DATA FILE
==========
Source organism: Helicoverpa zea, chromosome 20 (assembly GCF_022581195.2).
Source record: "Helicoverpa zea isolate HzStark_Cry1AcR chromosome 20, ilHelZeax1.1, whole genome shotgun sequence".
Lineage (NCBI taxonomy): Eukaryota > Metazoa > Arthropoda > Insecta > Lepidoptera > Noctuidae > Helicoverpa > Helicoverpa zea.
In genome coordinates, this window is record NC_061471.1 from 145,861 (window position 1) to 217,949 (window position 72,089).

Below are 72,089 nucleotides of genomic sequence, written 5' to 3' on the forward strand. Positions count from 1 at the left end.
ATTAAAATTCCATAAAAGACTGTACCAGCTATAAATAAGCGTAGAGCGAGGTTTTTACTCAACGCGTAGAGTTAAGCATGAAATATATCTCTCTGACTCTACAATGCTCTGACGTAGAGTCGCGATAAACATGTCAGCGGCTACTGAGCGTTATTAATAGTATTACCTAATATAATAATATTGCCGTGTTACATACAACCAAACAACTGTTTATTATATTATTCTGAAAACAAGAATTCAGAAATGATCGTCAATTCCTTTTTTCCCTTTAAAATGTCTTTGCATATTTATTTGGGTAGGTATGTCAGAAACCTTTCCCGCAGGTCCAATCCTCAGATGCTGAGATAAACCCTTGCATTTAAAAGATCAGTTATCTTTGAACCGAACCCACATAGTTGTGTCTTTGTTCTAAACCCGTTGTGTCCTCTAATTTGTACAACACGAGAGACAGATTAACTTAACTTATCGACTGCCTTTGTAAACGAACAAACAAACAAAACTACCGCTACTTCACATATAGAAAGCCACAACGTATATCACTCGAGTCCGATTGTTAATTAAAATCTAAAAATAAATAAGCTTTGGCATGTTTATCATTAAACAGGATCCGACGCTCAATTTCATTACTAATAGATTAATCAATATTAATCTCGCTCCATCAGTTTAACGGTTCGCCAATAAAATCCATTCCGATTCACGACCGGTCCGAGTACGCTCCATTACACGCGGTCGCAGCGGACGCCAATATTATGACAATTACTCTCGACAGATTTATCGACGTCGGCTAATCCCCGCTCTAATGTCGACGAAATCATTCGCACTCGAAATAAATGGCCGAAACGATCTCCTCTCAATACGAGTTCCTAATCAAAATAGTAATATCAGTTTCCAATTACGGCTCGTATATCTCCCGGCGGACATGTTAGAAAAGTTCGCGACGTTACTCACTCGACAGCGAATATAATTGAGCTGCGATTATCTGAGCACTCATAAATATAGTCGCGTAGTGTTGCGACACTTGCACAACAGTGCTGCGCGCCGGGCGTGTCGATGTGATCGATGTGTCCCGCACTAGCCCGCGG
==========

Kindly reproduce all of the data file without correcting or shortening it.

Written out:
Source organism: Helicoverpa zea, chromosome 20 (assembly GCF_022581195.2).
Source record: "Helicoverpa zea isolate HzStark_Cry1AcR chromosome 20, ilHelZeax1.1, whole genome shotgun sequence".
Lineage (NCBI taxonomy): Eukaryota > Metazoa > Arthropoda > Insecta > Lepidoptera > Noctuidae > Helicoverpa > Helicoverpa zea.
In genome coordinates, this window is record NC_061471.1 from 145,861 (window position 1) to 217,949 (window position 72,089).

Below are 72,089 nucleotides of genomic sequence, written 5' to 3' on the forward strand. Positions count from 1 at the left end.
ATTAAAATTCCATAAAAGACTGTACCAGCTATAAATAAGCGTAGAGCGAGGTTTTTACTCAACGCGTAGAGTTAAGCATGAAATATATCTCTCTGACTCTACAATGCTCTGACGTAGAGTCGCGATAAACATGTCAGCGGCTACTGAGCGTTATTAATAGTATTACCTAATATAATAATATTGCCGTGTTACATACAACCAAACAACTGTTTATTATATTATTCTGAAAACAAGAATTCAGAAATGATCGTCAATTCCTTTTTTCCCTTTAAAATGTCTTTGCATATTTATTTGGGTAGGTATGTCAGAAACCTTTCCCGCAGGTCCAATCCTCAGATGCTGAGATAAACCCTTGCATTTAAAAGATCAGTTATCTTTGAACCGAACCCACATAGTTGTGTCTTTGTTCTAAACCCGTTGTGTCCTCTAATTTGTACAACACGAGAGACAGATTAACTTAACTTATCGACTGCCTTTGTAAACGAACAAACAAACAAAACTACCGCTACTTCACATATAGAAAGCCACAACGTATATCACTCGAGTCCGATTGTTAATTAAAATCTAAAAATAAATAAGCTTTGGCATGTTTATCATTAAACAGGATCCGACGCTCAATTTCATTACTAATAGATTAATCAATATTAATCTCGCTCCATCAGTTTAACGGTTCGCCAATAAAATCCATTCCGATTCACGACCGGTCCGAGTACGCTCCATTACACGCGGTCGCAGCGGACGCCAATATTATGACAATTACTCTCGACAGATTTATCGACGTCGGCTAATCCCCGCTCTAATGTCGACGAAATCATTCGCACTCGAAATAAATGGCCGAAACGATCTCCTCTCAATACGAGTTCCTAATCAAAATAGTAATATCAGTTTCCAATTACGGCTCGTATATCTCCCGGCGGACATGTTAGAAAAGTTCGCGACGTTACTCACTCGACAGCGAATATAATTGAGCTGCGATTATCTGAGCACTCATAAATATAGTCGCGTAGTGTTGCGACACTTGCACAACAGTGCTGCGCGCCGGGCGTGTCGATGTGATCGATGTGTCCCGCACTAGCCCGCGG